NATIONAL POLITICS

Boric administration establish commission by decree to fight misinformation, faces oppositions

The administration of President Gabriel Boric is facing criticism after creating an Advisory Commission to fight against misinformation. The initiative was published on June 20 in the Official Diary. But oppositions said this commission is a threat to democracy.

The Boric administration created an Advisory Commission by decree to combat misinformation on June 20. The order saw a wave of opposition from opposition parties. Critics also said there was a lack of discussion regarding the establishment of the commission.

The Ministry of Science, Technology, Knowledge, and Innovation will lead the commission, and its members will be made up of academics, investigators from private and state universities, representatives from the civil society and from fact-checking organizations, Boric said.

The members will “analyze and evaluate the global phenomenon of disinformation on digital platforms, its manifestation in Chile, and its impact in the democratic process,” government spokesperson Camila Vallejo said in a tweet on June 20.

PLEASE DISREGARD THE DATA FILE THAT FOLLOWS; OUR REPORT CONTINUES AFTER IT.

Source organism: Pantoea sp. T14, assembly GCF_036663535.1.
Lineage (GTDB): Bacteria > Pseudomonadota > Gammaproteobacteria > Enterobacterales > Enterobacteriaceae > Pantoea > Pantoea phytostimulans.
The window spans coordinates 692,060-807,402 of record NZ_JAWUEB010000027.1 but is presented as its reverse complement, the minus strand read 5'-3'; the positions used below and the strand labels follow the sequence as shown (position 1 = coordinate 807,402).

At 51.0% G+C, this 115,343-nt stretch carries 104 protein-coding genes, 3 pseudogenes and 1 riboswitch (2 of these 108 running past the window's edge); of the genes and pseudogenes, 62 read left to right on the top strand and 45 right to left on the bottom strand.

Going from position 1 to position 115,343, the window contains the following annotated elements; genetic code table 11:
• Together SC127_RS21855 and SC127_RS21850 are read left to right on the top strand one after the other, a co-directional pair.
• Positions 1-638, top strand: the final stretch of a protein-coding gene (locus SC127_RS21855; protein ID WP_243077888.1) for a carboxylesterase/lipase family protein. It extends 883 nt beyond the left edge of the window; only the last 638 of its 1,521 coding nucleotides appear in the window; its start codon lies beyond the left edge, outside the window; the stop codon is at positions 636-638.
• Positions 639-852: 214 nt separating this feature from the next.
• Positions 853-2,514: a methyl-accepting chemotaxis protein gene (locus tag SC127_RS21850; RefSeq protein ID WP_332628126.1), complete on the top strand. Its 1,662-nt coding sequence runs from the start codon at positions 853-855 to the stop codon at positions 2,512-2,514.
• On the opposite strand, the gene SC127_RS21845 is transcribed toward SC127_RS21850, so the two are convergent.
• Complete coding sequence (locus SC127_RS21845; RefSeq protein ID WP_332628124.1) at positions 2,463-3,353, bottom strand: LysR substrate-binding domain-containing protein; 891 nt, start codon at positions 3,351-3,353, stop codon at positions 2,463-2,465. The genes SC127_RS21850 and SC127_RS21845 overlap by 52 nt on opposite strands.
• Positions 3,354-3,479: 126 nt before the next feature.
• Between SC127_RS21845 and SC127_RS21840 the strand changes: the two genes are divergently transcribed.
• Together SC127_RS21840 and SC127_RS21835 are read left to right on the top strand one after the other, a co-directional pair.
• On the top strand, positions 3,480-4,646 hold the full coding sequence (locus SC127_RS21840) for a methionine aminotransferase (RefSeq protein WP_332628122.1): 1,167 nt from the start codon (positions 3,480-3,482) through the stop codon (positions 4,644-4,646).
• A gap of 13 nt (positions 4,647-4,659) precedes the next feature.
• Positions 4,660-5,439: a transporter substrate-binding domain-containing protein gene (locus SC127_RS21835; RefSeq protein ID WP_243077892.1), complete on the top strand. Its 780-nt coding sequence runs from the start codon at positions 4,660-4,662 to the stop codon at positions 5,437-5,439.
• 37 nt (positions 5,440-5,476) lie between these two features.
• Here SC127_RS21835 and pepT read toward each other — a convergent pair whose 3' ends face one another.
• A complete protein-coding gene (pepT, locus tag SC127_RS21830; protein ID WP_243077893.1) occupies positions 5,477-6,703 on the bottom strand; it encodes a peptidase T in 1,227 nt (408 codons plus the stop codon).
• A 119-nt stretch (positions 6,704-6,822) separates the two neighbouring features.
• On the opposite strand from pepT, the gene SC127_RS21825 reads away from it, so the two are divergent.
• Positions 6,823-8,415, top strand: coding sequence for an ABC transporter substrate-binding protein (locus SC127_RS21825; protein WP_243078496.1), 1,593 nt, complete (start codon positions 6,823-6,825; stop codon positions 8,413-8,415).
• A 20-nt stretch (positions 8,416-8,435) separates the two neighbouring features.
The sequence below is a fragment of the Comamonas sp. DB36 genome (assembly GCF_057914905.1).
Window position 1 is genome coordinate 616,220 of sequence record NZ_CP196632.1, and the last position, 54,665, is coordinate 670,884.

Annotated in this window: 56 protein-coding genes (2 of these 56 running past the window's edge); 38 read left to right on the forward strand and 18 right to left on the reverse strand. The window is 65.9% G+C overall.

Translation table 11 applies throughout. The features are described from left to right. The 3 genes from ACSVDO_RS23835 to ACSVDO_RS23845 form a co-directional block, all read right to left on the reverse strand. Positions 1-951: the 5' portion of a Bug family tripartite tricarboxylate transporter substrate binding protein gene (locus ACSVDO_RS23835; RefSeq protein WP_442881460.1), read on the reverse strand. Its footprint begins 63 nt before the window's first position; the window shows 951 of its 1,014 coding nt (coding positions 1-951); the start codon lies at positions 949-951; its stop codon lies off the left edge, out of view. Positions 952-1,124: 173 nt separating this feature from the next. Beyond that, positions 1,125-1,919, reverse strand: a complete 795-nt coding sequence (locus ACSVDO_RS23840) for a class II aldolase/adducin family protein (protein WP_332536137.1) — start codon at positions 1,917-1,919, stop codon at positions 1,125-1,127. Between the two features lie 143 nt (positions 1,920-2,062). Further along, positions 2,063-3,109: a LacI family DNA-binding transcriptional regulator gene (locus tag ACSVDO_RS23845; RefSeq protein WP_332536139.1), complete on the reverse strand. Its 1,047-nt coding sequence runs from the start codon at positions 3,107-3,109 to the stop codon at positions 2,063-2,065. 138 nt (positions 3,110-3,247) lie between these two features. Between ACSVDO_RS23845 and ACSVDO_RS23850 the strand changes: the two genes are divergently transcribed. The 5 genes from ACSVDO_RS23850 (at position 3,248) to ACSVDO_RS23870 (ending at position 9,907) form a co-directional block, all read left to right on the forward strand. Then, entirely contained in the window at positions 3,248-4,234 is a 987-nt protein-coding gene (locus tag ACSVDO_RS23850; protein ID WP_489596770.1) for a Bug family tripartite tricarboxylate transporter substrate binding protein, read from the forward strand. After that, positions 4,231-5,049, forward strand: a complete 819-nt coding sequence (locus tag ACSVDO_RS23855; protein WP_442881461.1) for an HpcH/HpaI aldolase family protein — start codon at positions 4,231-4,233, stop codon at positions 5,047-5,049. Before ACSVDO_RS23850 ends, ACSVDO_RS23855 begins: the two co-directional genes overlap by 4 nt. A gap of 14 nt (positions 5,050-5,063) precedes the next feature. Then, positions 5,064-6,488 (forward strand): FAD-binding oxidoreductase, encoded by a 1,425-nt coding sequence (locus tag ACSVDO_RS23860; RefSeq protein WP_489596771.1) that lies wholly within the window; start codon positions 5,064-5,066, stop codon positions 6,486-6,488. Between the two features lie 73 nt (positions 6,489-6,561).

The commission, however, came with backlashes from opposition parties. Ximena Rincón, a senator for the Maule region and a democrat, said that the administration’s action should be discussed with Congress, which is the governmental body that represents democracy, Rincón tweeted on June 21.

“Selecting a group of people who favor the current government, to decide how to exercise these freedoms, is openly restrictive,” said Rincón.

Camila Flores is a deputy of the Chamber of Deputies and a member of the National Renewal political party. Flores said it is worrying that the Boric administration looks to institutional mechanisms to determine what is true and what’s not.

The commission will undermine a fundamental right, which is the freedom of expression, and also poses a threat to a free press, said Luciano Cruz-Coke, senator for Evópoli. “We will reach all the necessary instances, including the Constitucional Court, precisely to safeguard and protect those basic rights of a democracy,” Cruz-Coke said.

Also read:

“Denialism” among opposition parties leads to concerns within government coalition

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